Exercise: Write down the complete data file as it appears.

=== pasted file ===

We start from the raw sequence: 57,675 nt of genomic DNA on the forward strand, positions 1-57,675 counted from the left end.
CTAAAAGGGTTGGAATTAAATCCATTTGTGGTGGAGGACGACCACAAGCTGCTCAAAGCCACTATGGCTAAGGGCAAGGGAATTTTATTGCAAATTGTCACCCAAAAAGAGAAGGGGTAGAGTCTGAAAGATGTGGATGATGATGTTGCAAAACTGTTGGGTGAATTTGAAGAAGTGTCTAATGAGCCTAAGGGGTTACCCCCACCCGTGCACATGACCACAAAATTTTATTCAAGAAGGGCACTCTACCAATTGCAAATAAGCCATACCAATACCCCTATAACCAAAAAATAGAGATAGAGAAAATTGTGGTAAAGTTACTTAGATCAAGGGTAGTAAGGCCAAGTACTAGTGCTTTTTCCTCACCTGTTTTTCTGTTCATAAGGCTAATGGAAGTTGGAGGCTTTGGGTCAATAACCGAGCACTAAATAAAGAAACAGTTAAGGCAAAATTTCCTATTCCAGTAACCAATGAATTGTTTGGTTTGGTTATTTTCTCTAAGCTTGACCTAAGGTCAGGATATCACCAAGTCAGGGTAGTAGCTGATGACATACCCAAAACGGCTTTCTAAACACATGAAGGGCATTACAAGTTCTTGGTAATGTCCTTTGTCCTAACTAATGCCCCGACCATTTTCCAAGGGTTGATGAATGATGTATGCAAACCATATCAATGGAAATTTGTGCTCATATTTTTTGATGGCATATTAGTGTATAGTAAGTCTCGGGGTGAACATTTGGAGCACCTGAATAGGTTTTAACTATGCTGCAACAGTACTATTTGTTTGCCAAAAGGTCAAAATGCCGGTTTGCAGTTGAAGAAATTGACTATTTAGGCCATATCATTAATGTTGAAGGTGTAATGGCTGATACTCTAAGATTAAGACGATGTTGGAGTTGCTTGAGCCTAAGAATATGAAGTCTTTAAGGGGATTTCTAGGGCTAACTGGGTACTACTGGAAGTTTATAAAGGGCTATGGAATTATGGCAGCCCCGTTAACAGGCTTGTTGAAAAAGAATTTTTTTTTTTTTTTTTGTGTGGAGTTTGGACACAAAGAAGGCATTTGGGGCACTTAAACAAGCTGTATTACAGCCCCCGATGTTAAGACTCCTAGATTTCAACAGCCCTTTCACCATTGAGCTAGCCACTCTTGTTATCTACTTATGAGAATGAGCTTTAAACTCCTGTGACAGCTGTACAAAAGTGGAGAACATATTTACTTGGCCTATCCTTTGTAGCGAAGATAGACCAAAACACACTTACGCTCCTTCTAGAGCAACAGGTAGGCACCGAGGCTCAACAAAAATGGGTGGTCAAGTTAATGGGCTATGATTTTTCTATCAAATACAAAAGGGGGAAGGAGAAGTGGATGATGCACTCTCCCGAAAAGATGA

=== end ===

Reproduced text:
We start from the raw sequence: 57,675 nt of genomic DNA on the forward strand, positions 1-57,675 counted from the left end.
CTAAAAGGGTTGGAATTAAATCCATTTGTGGTGGAGGACGACCACAAGCTGCTCAAAGCCACTATGGCTAAGGGCAAGGGAATTTTATTGCAAATTGTCACCCAAAAAGAGAAGGGGTAGAGTCTGAAAGATGTGGATGATGATGTTGCAAAACTGTTGGGTGAATTTGAAGAAGTGTCTAATGAGCCTAAGGGGTTACCCCCACCCGTGCACATGACCACAAAATTTTATTCAAGAAGGGCACTCTACCAATTGCAAATAAGCCATACCAATACCCCTATAACCAAAAAATAGAGATAGAGAAAATTGTGGTAAAGTTACTTAGATCAAGGGTAGTAAGGCCAAGTACTAGTGCTTTTTCCTCACCTGTTTTTCTGTTCATAAGGCTAATGGAAGTTGGAGGCTTTGGGTCAATAACCGAGCACTAAATAAAGAAACAGTTAAGGCAAAATTTCCTATTCCAGTAACCAATGAATTGTTTGGTTTGGTTATTTTCTCTAAGCTTGACCTAAGGTCAGGATATCACCAAGTCAGGGTAGTAGCTGATGACATACCCAAAACGGCTTTCTAAACACATGAAGGGCATTACAAGTTCTTGGTAATGTCCTTTGTCCTAACTAATGCCCCGACCATTTTCCAAGGGTTGATGAATGATGTATGCAAACCATATCAATGGAAATTTGTGCTCATATTTTTTGATGGCATATTAGTGTATAGTAAGTCTCGGGGTGAACATTTGGAGCACCTGAATAGGTTTTAACTATGCTGCAACAGTACTATTTGTTTGCCAAAAGGTCAAAATGCCGGTTTGCAGTTGAAGAAATTGACTATTTAGGCCATATCATTAATGTTGAAGGTGTAATGGCTGATACTCTAAGATTAAGACGATGTTGGAGTTGCTTGAGCCTAAGAATATGAAGTCTTTAAGGGGATTTCTAGGGCTAACTGGGTACTACTGGAAGTTTATAAAGGGCTATGGAATTATGGCAGCCCCGTTAACAGGCTTGTTGAAAAAGAATTTTTTTTTTTTTTTTTGTGTGGAGTTTGGACACAAAGAAGGCATTTGGGGCACTTAAACAAGCTGTATTACAGCCCCCGATGTTAAGACTCCTAGATTTCAACAGCCCTTTCACCATTGAGCTAGCCACTCTTGTTATCTACTTATGAGAATGAGCTTTAAACTCCTGTGACAGCTGTACAAAAGTGGAGAACATATTTACTTGGCCTATCCTTTGTAGCGAAGATAGACCAAAACACACTTACGCTCCTTCTAGAGCAACAGGTAGGCACCGAGGCTCAACAAAAATGGGTGGTCAAGTTAATGGGCTATGATTTTTCTATCAAATACAAAAGGGGGAAGGAGAAGTGGATGATGCACTCTCCCGAAAAGATGA